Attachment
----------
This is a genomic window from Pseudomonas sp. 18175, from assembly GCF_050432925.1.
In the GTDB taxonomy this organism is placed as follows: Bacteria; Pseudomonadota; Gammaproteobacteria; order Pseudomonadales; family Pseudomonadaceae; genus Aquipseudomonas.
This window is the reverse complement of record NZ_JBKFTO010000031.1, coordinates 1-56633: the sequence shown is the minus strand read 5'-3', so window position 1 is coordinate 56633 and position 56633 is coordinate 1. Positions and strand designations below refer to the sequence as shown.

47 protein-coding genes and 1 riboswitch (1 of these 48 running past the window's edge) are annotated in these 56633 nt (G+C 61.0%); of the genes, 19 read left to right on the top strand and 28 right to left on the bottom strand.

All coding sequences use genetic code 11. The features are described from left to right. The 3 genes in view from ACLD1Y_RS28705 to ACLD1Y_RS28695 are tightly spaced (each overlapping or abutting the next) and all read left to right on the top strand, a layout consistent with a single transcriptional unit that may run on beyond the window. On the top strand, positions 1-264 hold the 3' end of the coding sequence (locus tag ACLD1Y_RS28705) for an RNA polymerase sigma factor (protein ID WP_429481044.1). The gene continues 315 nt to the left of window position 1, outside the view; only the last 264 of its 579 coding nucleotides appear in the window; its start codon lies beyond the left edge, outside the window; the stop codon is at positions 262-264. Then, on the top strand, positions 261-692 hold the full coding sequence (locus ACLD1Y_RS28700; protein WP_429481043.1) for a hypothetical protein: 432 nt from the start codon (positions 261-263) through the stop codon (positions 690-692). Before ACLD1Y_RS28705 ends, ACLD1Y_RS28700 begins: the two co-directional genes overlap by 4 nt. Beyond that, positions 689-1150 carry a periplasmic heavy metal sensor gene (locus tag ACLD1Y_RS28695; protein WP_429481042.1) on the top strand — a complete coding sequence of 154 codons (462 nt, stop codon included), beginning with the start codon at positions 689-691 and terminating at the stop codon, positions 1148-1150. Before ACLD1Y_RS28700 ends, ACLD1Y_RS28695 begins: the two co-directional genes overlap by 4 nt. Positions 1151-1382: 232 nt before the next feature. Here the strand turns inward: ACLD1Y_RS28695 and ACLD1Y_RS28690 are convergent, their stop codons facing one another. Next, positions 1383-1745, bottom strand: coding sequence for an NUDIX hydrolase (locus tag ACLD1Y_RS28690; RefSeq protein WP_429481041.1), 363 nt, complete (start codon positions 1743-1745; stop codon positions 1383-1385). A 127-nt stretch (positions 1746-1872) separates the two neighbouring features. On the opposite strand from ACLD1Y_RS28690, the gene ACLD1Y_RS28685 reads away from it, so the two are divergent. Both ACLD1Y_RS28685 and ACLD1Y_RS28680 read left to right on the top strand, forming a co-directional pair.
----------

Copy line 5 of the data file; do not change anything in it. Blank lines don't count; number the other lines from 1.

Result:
All coding sequences use genetic code 11. The features are described from left to right. The 3 genes in view from ACLD1Y_RS28705 to ACLD1Y_RS28695 are tightly spaced (each overlapping or abutting the next) and all read left to right on the top strand, a layout consistent with a single transcriptional unit that may run on beyond the window. On the top strand, positions 1-264 hold the 3' end of the coding sequence (locus tag ACLD1Y_RS28705) for an RNA polymerase sigma factor (protein ID WP_429481044.1). The gene continues 315 nt to the left of window position 1, outside the view; only the last 264 of its 579 coding nucleotides appear in the window; its start codon lies beyond the left edge, outside the window; the stop codon is at positions 262-264. Then, on the top strand, positions 261-692 hold the full coding sequence (locus ACLD1Y_RS28700; protein WP_429481043.1) for a hypothetical protein: 432 nt from the start codon (positions 261-263) through the stop codon (positions 690-692). Before ACLD1Y_RS28705 ends, ACLD1Y_RS28700 begins: the two co-directional genes overlap by 4 nt. Beyond that, positions 689-1150 carry a periplasmic heavy metal sensor gene (locus tag ACLD1Y_RS28695; protein WP_429481042.1) on the top strand — a complete coding sequence of 154 codons (462 nt, stop codon included), beginning with the start codon at positions 689-691 and terminating at the stop codon, positions 1148-1150. Before ACLD1Y_RS28700 ends, ACLD1Y_RS28695 begins: the two co-directional genes overlap by 4 nt. Positions 1151-1382: 232 nt before the next feature. Here the strand turns inward: ACLD1Y_RS28695 and ACLD1Y_RS28690 are convergent, their stop codons facing one another. Next, positions 1383-1745, bottom strand: coding sequence for an NUDIX hydrolase (locus tag ACLD1Y_RS28690; RefSeq protein WP_429481041.1), 363 nt, complete (start codon positions 1743-1745; stop codon positions 1383-1385). A 127-nt stretch (positions 1746-1872) separates the two neighbouring features. On the opposite strand from ACLD1Y_RS28690, the gene ACLD1Y_RS28685 reads away from it, so the two are divergent. Both ACLD1Y_RS28685 and ACLD1Y_RS28680 read left to right on the top strand, forming a co-directional pair.